By Rev. Ryan Dunn
What is social justice?
Is it present in athletic apparel ads? Or fairtrade coffee? Is it a synonym for political correct-ness?
Is it pejorative? In the social media world, some folks toss around “Social Justice Warrior” as a put-down.
It is actually far from a dirty phrase. In fact, “social justice” is quite idealistic. I like this Business Dictionary definition: “The fair and proper administration of laws conforming to the natural law that all persons, irrespective of ethnic origin, gender, possessions, race, religion, etc., are to be treated equally and without prejudice.“ I admit, though, this definition sounds political in application. Maybe that is part of the appeal. Personally, it absolves me: if social justice is about the administration of laws, what part do I have to play in that?
But, deep down, I do not believe that I am without a role to play in the fair and equitable treatment of all persons. I have a hunch that most would agree with me: we have a role to play in social justice. All of us having a role to play is what makes this kind of justice social.
Nearly all of us have been in a school lunchroom. Many of us can remember the anxiety of figuring out where to sit — or, rather, with whom to sit. Somebody was always left out or cast away. We knew the right thing to do: provide an invitation so no one is left to sit alone. But the actual success of the invitation required something: either space had to be cleared at the table for the castaway to join in, or someone else needed to leave his or her place.
Because social justice is communal, I asked different parts of the community for a definition of “social justice”. I purposefully asked those who would respond from a Christian perspective, for, much like the world at large, I noticed that Christians can be at odds about defining and practicing social justice. I also asked those who have engaged in or expressed opinions on issues of social justice.
One of the first responders was Rev. Gregory Boyle. He is a Jesuit priest who founded the largest gang-member rehabilitation organization in the U.S., Homeboy Industries. He said: “Jesus took 4 things seriously: Inclusion, non-violence, unconditional loving kindness, compassionate acceptance. We want to take seriously what Jesus took seriously. Social justice will be a byproduct of our nurturing of the Beloved community...a community of kinship such that God might recognize it.” His position suggests that social justice involves people standing together and relating to one another. Social justice comes with solidarity. It is the byproduct of people really loving each other.
Michael Gungor, a popular spiritual singer/songwriter/podcaster, responded: “I think it's about seeking shalom in the realm of human relationships and power structures.” Shalom is a word that does a lot of heavy lifting, as it means peace, wholeness, and welfare. This is a definition that marries Boyle’s definition with the Business Dictionary, confronting solidarity with power structures.
Rudy Rasmus is co-founder of Bread of Life and co-pastor at St. John’s Church in Houston, Texas. He tweeted back: “Social justice relates to the struggle for equality among all people groups in spite of race, gender, age, sexual orientation, religion, nationality, education, and mental or physical ability.” It is a recognition that all people are looking to take a seat at the proverbial table.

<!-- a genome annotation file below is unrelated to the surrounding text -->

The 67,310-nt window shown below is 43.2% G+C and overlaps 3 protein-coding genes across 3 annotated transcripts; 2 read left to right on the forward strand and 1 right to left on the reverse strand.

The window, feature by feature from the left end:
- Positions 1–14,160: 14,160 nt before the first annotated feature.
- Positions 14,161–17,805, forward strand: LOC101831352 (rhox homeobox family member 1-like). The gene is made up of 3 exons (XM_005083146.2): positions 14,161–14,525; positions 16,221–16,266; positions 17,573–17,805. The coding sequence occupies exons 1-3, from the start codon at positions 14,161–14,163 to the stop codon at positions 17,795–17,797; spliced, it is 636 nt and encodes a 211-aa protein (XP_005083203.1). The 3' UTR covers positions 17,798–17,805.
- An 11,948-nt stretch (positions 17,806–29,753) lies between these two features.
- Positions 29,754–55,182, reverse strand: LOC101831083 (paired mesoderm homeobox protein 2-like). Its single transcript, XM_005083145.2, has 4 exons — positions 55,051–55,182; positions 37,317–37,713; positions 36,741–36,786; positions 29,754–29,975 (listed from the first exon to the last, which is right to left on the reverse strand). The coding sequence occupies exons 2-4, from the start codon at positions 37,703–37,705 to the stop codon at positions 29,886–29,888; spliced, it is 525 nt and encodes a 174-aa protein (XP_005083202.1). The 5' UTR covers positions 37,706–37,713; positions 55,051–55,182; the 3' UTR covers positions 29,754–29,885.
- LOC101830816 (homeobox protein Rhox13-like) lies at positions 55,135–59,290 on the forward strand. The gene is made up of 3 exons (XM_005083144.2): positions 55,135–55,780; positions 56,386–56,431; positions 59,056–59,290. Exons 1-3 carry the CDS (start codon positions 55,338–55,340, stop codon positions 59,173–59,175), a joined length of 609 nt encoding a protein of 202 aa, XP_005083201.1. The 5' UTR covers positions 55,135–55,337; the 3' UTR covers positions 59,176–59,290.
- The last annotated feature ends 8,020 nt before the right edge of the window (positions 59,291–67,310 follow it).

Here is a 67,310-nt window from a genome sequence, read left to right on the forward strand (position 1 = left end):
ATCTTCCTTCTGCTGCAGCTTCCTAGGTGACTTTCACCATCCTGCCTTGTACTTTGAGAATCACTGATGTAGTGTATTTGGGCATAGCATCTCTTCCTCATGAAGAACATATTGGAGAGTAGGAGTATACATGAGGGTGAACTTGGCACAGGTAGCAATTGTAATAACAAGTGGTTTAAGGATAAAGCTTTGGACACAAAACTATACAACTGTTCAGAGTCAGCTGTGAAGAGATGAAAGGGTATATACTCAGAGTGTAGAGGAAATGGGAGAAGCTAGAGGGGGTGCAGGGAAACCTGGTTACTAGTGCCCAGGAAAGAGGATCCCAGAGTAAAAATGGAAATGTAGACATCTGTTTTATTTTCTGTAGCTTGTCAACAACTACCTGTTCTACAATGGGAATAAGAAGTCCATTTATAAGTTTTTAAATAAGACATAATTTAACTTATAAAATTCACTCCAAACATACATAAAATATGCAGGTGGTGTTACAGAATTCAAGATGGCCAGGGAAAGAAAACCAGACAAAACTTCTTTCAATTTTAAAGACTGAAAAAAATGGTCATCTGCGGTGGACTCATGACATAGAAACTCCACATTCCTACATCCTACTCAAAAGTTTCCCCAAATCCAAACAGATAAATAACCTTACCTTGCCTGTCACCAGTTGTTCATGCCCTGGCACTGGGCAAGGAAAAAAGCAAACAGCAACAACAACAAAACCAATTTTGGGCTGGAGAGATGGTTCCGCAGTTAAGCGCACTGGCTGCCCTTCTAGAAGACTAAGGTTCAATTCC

Zachnite Vargas holds a sign reading, “Dreamers Stand With Ferguson.” Standing with her is Fatima Vargas with the Tennessee Immigration Rights Coalition. They joined a demonstration for immigration reform and racial justice next to Coleman Park in Nashville, Tennessee. Photo by Kathleen Barry, UMNS
So in answer to questions about social justice and athletic ads or fair-trade coffee: we observe an invitation to social justice in such things, but they do not achieve social justice. For social justice is achieved when one person comes alongside another to ensure mutual welfare and well-being. To come alongside another human being does not necessarily mean that we get to invite into our place of comfort. Rather, it means entering in to another’s suffering. We cannot experience a shared sense of justice until we have recognized where injustice occurs — until we have recognized where inequality exists because of race, gender, age, sexual orientation, religion, nationality, education, legal status, economic background, and mental or physical ability.
Because social justice exists in relationship, it implies that those of us who engage in relationships (really, all of us) participate in social justice to a degree. We are all warriors by the degree to which we are willing to be in loving relationship with those who are of different races, genders, ages, sexual orientations, religions, nationalities, educational backgrounds, legal statuses, economic backgrounds, and mental or physical abilities. Quote this: We are all social justice warriors to one degree or another.
We can argue about what exactly social justice means. But if we begin with loving relationships, then, as Rev. Boyle suggests, social justice may occur and the benefits to all will be inarguable.
Jesus said “come to me, all you that are weary and carrying heavy burdens, and I will give you rest.” His invitation is both to us and for us. I must consider whose burden I am trying to ease. Who’s burden are you feeling called to ease?
If you’re looking for a faith community in which to share relationships, check out our Find-a-Churchpage.
Rev. Ryan Dunn is the author. He is an ordained Deacon in the United Methodist Church and the Minister of Online Engagement for Rethink Church. He is based in Nashville, TN, and is super grateful to the folks who responded to his inquiries for this article. How do you define "social justice"? rdunn at umcom.org
[Posted September 26, 2018]